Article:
- I interacted with Vijay when he got elected from Hyderabad region to the executive. My memory is failing but I would feel it was well over two decades ago and possibly in the early years of AAERI. I would say that he will be amongst a handful of experts on the way the students think and decide on their study overseas plans, especially from Hyderabad region.
- Mahesh’s company too is called Kangaroo and I have been working with him over the last few years to develop AAERI Chapter in Nepal. He has been widely respected in the Nepal market and has served also as Vice President of ECAN and working alongside Dwiraj, the collaboration amongst the education agencies in the fast growing market is evidence that members have begun to see the advantages even for competitors to come together to initiate self-regulation.
- Lastly, Rupesh Duggal of Cambridge is a senior executive member elected to represent the Northwest region of India. Punjab alone contributes 30-40% of all students who travel overseas and Rupesh has actively campaigned to ensure that self-regulation and self-discipline in the market ensures that AAERI north-west members are viewed for professionalism that they exhibit. I have worked closely with Rupesh over two decades and now he is working on building the Australian Chapter.
I invite stakeholders to take out a few minutes to listen to what they are saying and am sharing the recording here. These 45 minutes will give an excellent snapshot of what plagues the sector. For most of this discussion, the members let their own business issues take a backseat and discussed on the “roadmap to recovery” post Covid and for Australia to be in the reckoning in the future. They talked of the ROI and how it can be increased. It is only towards the end when the issues pertaining to revenue shortfall, clawback on commissions and the threat of students ready to fly out to other destinations came out.
I need not say anymore… The video speaks for itself. Watch till the very end and see how the mood changes and how my colleagues start mirroring the reality. My colleague Nishidhar Borra who was coordinating the convention throws in a last minute direct question to Sushil and do hear out the reply. Australian policy makers must realise that students in pipeline will not defer indefinitely and the education agents are looking for some futuristic thinking on their part.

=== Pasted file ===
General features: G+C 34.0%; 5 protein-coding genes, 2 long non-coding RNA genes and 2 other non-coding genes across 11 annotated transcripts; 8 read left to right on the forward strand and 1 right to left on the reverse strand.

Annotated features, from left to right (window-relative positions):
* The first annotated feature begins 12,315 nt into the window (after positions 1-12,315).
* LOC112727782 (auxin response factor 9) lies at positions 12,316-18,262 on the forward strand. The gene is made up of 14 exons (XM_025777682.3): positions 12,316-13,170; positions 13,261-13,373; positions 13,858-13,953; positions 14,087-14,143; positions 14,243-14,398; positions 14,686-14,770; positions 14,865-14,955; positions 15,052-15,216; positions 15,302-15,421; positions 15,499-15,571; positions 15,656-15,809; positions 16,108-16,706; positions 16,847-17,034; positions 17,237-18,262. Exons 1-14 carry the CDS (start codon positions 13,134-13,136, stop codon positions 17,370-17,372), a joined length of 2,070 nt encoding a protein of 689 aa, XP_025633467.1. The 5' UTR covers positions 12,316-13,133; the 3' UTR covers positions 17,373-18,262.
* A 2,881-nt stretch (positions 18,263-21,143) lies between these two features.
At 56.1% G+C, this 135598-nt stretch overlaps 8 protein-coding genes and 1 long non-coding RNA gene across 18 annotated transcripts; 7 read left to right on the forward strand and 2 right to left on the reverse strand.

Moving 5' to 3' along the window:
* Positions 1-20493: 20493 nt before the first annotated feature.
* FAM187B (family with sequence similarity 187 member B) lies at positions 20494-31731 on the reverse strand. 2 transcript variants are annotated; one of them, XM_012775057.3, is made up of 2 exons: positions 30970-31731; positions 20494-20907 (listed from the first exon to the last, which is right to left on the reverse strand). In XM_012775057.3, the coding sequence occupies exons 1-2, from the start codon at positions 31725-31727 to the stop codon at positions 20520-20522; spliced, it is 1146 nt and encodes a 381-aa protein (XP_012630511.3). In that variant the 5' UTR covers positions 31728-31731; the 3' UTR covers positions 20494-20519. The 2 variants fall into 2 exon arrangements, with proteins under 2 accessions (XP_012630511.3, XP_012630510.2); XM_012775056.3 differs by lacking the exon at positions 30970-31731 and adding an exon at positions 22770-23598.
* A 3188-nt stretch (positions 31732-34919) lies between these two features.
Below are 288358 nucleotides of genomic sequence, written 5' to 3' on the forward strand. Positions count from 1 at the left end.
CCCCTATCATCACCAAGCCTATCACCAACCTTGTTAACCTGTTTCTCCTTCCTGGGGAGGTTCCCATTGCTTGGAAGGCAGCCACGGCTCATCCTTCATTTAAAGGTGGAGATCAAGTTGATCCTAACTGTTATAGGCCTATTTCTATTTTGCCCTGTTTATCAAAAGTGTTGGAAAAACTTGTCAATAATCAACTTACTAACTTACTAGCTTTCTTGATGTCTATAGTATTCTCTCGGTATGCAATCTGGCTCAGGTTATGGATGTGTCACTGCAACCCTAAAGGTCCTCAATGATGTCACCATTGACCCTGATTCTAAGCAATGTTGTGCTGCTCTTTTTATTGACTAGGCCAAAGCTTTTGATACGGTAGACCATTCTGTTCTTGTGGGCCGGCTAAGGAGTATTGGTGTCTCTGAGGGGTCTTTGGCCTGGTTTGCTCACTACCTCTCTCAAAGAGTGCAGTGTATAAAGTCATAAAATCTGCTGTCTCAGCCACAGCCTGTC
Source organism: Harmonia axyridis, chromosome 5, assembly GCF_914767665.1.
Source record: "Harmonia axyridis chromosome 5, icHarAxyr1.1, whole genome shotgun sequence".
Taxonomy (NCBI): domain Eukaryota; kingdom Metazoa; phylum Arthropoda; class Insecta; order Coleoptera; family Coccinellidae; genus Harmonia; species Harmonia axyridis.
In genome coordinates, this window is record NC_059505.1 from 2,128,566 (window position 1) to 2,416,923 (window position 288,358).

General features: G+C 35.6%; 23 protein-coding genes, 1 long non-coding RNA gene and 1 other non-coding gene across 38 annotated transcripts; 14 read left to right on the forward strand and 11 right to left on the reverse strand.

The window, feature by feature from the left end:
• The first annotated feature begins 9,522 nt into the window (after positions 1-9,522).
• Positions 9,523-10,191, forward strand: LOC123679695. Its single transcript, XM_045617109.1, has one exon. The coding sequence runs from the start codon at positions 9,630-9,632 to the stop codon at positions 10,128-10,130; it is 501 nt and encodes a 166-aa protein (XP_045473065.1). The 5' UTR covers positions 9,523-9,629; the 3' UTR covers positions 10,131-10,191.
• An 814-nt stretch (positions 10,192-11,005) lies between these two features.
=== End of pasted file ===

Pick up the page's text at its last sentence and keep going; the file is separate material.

Hold on guys. Trim operations. Stay Together. In Bengal they remind of what Tagore wrote:
Jodi Tor Dak Shune Keu Na Ase Tobe Ekla Cholo Re
(“If no one responds to your call, then go your own way alone”)
Ravi, I do clearly remember meeting 30 years ago and us formulating the strategy to help indian students find the right institutions in Australia.
We have both come a long way and seen the industry evolve greatly. Unfortunately the Pandemic has created more challenges and it’s for the first time that I see the Australian Government go slow and shy of taking bold decisions. This moment needs Australian Education to come out with clear, positive, welcoming decisions to encourage students to keep Australia as a preferred study destination. The several points highlighted by you in your opening address, your blogs and those presented by my fellow esteemed panelist should be strongly considered in revising the present policy before it’s too late.
Yes Sushil. Thanks for the friendship of three decades.
Totally unscripted session and every colleague did portray the facts and reality. Thanks Ravi this blog mentions it all
Nishi, you are welcome. You and Rupesh Patel did so well in coordinating the event. You need a lot of praise. Well done and thanks.